This study was designed to determine whether type or number of blood units transfused affected short-term and long-term outcome in patients undergoing surgery for rectal cancer. The number of perioperative blood units is associated with postoperative mortality and overall survival by some authors. In addition, allogenic perioperative blood transfusion has been postulated to produce host immunosuppression and has been reported to result in adverse outcome in patients with colorectal cancer. Autologous blood transfusion might improve results compared with allogenic transfusion.Methods:
Clinical outcome for 597 patients undergoing surgery for rectal cancer was analyzed according to their transfusion status. Results for type (autologous or allogenic) and number of blood units transfused were recorded.Results:
Blood transfusion was associated with increased postoperative mortality at 60 days. Patients who received > 3 units had a postoperative mortality of 6 percent compared with 1 percent for patients who received 1 to 3 units and 0 percent for patients who did not require transfusions. No difference was found between patients who received autologous or allogenic blood. Blood transfusions were also associated with impaired overall survival in a univariate analysis, but this finding was not confirmed in the multivariate analysis. The number or type of blood units transfused did not influence oncologic results. Local recurrence rates, distant metastases rates, and disease-free survival were not influenced by transfusion in our patients.Conclusions:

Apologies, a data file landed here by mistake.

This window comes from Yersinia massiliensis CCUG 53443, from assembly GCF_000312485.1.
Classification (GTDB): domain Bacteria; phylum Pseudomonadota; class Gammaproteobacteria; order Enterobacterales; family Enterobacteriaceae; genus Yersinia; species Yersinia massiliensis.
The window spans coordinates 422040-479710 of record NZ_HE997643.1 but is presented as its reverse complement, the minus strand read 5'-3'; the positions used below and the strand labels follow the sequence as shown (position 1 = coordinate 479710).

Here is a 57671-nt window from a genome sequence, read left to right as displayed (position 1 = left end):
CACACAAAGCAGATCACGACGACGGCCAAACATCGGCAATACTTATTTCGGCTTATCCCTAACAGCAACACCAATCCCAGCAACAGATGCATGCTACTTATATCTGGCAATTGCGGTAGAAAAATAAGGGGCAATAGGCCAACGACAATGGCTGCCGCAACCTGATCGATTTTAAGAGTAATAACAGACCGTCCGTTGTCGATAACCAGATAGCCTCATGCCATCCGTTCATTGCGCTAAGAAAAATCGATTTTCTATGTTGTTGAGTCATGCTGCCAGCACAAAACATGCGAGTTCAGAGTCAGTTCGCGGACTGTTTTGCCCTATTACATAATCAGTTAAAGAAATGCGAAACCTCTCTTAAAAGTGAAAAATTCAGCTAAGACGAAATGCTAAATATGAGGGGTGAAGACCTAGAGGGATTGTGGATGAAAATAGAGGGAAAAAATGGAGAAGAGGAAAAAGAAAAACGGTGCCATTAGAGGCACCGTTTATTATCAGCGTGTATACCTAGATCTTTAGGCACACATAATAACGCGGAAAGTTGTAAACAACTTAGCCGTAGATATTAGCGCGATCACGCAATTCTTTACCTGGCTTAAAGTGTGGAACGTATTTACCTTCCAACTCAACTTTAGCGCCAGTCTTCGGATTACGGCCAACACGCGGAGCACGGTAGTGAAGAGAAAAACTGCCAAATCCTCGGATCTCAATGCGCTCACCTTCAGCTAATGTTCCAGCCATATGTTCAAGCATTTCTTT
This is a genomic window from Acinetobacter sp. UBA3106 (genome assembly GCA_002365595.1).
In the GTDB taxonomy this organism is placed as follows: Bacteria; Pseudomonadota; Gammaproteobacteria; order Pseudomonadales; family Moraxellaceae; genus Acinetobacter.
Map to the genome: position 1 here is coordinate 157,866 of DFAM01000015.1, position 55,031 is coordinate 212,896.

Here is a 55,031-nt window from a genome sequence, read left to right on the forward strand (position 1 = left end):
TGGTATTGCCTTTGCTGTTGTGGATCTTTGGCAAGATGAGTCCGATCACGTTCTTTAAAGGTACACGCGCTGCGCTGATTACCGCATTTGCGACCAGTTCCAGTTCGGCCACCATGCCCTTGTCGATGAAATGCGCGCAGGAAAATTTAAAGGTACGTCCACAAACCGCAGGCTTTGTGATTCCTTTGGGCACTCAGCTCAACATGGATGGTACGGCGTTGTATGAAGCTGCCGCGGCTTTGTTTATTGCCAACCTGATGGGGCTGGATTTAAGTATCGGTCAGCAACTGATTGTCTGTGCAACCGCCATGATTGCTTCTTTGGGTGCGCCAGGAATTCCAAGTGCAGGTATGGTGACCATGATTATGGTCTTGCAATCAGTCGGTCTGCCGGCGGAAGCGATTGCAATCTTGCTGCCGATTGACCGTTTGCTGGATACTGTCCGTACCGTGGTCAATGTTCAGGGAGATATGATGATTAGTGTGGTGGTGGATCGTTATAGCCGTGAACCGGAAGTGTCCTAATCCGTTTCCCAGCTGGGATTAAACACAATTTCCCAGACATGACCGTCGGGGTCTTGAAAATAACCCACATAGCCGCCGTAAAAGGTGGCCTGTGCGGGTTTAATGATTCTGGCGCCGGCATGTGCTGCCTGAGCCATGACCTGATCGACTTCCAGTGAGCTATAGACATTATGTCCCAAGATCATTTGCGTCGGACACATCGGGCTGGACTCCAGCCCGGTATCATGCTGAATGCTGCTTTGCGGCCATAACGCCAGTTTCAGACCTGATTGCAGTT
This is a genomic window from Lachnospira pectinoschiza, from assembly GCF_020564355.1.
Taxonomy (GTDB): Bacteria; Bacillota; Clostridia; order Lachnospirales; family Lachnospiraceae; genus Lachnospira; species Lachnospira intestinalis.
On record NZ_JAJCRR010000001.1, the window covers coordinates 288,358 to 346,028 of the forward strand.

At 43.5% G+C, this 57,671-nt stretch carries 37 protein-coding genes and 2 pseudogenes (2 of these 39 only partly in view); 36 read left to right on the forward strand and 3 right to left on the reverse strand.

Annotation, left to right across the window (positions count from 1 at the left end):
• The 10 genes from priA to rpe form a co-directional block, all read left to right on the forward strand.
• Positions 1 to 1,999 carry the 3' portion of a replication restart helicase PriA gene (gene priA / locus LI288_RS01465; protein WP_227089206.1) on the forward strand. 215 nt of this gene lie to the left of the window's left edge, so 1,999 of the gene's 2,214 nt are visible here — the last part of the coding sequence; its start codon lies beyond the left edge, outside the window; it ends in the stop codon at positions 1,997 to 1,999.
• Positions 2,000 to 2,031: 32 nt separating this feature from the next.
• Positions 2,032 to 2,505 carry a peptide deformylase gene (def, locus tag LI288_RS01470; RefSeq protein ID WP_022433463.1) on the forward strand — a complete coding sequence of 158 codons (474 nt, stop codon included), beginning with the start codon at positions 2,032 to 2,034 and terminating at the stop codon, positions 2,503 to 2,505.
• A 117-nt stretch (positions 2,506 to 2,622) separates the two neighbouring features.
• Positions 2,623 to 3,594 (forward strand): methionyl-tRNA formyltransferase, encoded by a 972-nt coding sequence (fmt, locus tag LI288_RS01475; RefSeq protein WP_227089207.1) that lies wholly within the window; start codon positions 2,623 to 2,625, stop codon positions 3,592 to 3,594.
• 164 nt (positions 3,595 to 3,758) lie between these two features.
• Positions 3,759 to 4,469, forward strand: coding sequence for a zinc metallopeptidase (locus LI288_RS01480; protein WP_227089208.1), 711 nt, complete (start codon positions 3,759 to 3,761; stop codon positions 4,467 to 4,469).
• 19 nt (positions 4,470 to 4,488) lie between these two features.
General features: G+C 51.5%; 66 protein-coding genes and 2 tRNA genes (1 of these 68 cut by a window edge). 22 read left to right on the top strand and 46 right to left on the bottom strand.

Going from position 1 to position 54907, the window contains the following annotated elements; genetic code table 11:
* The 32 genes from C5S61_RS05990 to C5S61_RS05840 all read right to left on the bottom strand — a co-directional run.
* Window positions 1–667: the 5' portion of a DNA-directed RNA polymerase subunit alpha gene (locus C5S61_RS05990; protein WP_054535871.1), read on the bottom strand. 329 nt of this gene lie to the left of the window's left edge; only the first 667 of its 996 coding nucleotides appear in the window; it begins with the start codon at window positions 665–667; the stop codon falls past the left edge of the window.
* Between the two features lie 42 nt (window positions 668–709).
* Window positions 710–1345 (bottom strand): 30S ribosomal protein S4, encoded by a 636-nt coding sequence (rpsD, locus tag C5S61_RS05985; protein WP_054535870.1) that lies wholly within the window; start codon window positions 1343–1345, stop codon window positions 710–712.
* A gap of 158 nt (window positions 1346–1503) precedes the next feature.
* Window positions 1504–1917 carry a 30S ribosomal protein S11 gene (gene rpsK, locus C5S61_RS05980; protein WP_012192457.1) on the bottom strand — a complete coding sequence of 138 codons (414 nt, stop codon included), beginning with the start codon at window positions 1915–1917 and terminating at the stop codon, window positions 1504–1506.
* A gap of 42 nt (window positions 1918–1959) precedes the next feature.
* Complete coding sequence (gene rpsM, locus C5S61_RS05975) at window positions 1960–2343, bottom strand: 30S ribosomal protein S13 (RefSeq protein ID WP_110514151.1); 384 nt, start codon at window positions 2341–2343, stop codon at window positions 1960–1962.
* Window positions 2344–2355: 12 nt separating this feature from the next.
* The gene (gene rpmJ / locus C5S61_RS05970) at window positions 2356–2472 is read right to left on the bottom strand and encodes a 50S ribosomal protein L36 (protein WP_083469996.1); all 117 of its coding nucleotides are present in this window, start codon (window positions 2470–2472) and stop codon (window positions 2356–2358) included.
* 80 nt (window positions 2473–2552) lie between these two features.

Increased numbers of blood units were associated with postoperative mortality. However, there is no reason, with respect to cancer recurrence or disease-free survival, to use a program of transfusion with autologous blood in patients undergoing surgery for rectal cancer.